According to an analysis of a top think research institute, Australia’s nuclear-powered submarines based on technology developed through America U.S. could cost a staggering $122 billion for the implementation.

In a report released last week, it was revealed that the Australian Strategic Policy Institute (ASPI) identified that the best economically feasible option to implement the submarine partnership between Australia and the United States (AUKUS) which was signed in September could cost around $83-92 billion. The “economic-build” option assumes that the submarines will be constructed in Adelaide and would be built in parallel, in a time-short delivery schedule.

If the subs were constructed in a sequential manner by using a “continuous-build” approach, with each delivery lasting between three and four years, the construction process would be longer, and the total cost of delivery would be higher between $109 and 122 billion, with inflation included.

“This new enterprise will be a massive undertaking and probably the largest and most complex endeavor Australia has embarked upon. The challenges, costs and risks will be enormous. It’s likely to be at least two decades and tens of billions of dollars in sunk costs before Australia has a useful nuclear-powered military capability,” is the conclusion of the report.

The cost drivers are those in the US and UK moving to larger submarine designs; the choice of build strategy, and the wider infrastructure and support system required to run nuclear submarines. The authors also noted that once these cost drivers are thoroughly identified, it is possible that estimates will increase significantly, placing an enormous tax burden on the taxpayers.

In September it was announced that the Australian government declared that it was planning to acquire nuclear submarine (SSN) capability with help from the UK as well as the U.S. In a short time, the Australian government ended a previous diesel-electric sub-contract with France the previous agreement was in danger of being canceled due to concerns about the schedule and capabilities. The price of the acquisition was around $40 billion in dollars constant however cost increases were an increasing worry.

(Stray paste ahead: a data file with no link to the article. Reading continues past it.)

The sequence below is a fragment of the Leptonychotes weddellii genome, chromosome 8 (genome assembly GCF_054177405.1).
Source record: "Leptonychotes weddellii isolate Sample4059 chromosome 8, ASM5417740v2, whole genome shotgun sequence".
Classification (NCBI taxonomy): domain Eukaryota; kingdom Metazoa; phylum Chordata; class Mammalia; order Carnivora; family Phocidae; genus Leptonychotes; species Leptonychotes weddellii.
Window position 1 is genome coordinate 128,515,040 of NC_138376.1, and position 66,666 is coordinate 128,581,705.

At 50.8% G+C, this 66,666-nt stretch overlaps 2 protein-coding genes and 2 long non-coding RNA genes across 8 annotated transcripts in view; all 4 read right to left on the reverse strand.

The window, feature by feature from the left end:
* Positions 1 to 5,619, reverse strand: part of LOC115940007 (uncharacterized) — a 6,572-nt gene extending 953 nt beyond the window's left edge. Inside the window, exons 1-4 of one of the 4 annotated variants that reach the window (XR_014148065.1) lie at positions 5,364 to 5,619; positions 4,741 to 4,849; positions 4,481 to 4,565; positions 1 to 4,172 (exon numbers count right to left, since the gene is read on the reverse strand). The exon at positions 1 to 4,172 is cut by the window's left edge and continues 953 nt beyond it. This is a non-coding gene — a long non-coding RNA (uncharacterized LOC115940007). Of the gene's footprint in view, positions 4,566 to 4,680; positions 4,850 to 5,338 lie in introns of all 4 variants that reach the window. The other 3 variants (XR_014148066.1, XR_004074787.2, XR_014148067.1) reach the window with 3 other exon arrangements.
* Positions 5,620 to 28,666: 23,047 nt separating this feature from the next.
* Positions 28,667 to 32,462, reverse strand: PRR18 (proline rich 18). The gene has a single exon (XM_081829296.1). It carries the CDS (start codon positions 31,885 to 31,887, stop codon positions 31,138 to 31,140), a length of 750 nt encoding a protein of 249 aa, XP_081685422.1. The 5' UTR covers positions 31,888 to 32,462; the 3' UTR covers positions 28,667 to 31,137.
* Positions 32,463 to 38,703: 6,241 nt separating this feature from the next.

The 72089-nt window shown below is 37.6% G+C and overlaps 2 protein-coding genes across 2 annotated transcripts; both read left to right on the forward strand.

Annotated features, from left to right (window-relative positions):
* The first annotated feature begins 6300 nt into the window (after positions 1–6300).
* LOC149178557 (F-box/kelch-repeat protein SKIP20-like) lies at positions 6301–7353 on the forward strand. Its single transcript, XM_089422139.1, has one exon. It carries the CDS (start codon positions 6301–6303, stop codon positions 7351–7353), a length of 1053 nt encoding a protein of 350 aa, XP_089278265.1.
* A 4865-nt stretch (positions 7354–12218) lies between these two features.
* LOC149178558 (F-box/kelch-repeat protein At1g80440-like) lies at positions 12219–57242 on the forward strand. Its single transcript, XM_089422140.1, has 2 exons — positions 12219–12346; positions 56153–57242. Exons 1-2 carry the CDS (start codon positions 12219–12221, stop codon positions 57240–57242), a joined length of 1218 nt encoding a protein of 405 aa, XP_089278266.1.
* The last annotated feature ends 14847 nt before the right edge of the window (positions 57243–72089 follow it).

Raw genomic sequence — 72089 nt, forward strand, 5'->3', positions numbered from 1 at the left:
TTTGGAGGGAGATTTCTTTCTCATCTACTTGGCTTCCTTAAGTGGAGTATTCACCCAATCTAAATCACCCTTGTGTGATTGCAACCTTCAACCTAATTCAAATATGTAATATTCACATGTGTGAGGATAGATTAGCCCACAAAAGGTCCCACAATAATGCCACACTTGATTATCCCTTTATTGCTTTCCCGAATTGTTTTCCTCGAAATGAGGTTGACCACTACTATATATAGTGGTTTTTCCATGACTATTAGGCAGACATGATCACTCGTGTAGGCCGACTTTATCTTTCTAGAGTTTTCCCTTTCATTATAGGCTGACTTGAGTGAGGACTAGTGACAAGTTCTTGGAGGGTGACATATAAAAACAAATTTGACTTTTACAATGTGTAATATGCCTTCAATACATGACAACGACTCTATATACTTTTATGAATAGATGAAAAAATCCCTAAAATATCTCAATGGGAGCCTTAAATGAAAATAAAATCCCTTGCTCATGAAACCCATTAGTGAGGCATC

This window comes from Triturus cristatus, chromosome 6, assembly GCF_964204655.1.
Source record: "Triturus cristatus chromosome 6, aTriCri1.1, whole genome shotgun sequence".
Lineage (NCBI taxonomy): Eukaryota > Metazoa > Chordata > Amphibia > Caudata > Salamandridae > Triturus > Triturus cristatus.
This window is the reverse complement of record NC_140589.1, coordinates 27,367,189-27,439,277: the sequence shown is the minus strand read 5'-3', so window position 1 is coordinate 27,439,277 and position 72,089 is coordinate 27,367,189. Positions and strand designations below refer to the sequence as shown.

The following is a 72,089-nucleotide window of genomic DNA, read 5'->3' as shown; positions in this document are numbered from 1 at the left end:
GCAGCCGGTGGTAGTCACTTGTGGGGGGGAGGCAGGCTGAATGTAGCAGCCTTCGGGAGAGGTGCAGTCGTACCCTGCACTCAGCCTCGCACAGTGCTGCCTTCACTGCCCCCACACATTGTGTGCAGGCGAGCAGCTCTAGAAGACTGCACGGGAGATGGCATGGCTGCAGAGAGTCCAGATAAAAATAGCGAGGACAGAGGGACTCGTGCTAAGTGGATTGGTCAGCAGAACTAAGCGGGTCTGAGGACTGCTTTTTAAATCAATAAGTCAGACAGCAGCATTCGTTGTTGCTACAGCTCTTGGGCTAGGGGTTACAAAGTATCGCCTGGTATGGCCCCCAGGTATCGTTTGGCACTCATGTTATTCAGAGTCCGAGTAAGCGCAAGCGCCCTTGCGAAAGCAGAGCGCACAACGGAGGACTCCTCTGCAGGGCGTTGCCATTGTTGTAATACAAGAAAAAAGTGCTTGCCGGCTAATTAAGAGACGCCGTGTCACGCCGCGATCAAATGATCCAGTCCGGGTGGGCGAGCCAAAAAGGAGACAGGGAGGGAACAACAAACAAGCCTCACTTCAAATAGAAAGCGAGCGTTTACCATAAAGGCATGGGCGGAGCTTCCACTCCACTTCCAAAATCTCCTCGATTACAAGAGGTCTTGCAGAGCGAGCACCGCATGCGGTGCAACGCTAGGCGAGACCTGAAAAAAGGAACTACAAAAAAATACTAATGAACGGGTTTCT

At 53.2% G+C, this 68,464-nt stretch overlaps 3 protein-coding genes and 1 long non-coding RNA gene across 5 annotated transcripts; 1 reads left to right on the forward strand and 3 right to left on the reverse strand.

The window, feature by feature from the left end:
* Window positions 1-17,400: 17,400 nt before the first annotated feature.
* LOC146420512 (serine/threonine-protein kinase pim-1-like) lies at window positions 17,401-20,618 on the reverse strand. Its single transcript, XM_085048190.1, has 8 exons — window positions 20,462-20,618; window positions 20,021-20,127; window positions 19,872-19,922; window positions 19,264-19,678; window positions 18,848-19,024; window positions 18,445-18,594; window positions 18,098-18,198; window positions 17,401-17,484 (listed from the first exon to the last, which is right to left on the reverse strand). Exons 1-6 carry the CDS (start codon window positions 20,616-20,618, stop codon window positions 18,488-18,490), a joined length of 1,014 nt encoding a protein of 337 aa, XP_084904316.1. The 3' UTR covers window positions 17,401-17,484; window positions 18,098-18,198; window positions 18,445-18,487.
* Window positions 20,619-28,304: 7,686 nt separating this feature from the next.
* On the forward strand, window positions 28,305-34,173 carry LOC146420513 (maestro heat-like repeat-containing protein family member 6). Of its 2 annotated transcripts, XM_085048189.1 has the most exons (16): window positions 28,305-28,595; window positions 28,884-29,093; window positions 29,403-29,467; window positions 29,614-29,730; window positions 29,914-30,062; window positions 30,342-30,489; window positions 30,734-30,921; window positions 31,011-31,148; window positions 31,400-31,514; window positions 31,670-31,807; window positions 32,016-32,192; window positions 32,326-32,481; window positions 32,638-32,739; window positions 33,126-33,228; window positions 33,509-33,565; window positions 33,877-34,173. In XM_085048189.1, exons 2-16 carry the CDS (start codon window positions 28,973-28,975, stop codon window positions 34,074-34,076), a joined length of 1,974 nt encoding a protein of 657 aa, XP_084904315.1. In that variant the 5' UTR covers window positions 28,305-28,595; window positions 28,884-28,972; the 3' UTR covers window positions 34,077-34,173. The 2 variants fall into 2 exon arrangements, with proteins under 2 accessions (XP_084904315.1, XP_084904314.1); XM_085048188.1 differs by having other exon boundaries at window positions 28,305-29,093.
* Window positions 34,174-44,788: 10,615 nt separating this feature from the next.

Under AUKUS The Australian government has announced plans to acquire at least eight nuclear-powered submarines that have sizes ranging from 10,000 and 7,000 tonnes.

According to ASPI the decision of Australia to make an investment in highly capable, lethal subs was in large part influenced by the shift in the balance of military power across the Indo-Pacific region, where China is using “military power and intimidation to achieve its ends.”

“The Australian government has assessed that the risks and uncertainties associated with China’s continued aggression towards and coercion of its neighbors warrant taking the significant political and economic risks associated with this decision,” stated the report.

Australia considers nuclear-powered submarines to be an important deterrent because of their obvious superiority to conventional submarines, specifically its speed and durability, and capacity to produce more time at a stations.

For instance, it was noted in the report that diesel submarines take 20 days to get to the South China Sea from a base at HMAS Stirling in Western Australia, then another 20 days to return , leaving only 11 days to go on patrol. During this period, the vessel would require breaking the surface numerous times in order to recharge its batteries, which could expose it to the detection of vessels, submarines as well as satellites because of its increased radar, heat and noise signatures.

A faster nuclear submarine will take approximately seven days to get to the zone of operations and take another seven days before returning and allow 75 days of patrol, with its more endurance. This would mean the equivalent of 600 percent more time at the station for one mission in which case at no time would the submarine be required to breach the surface.

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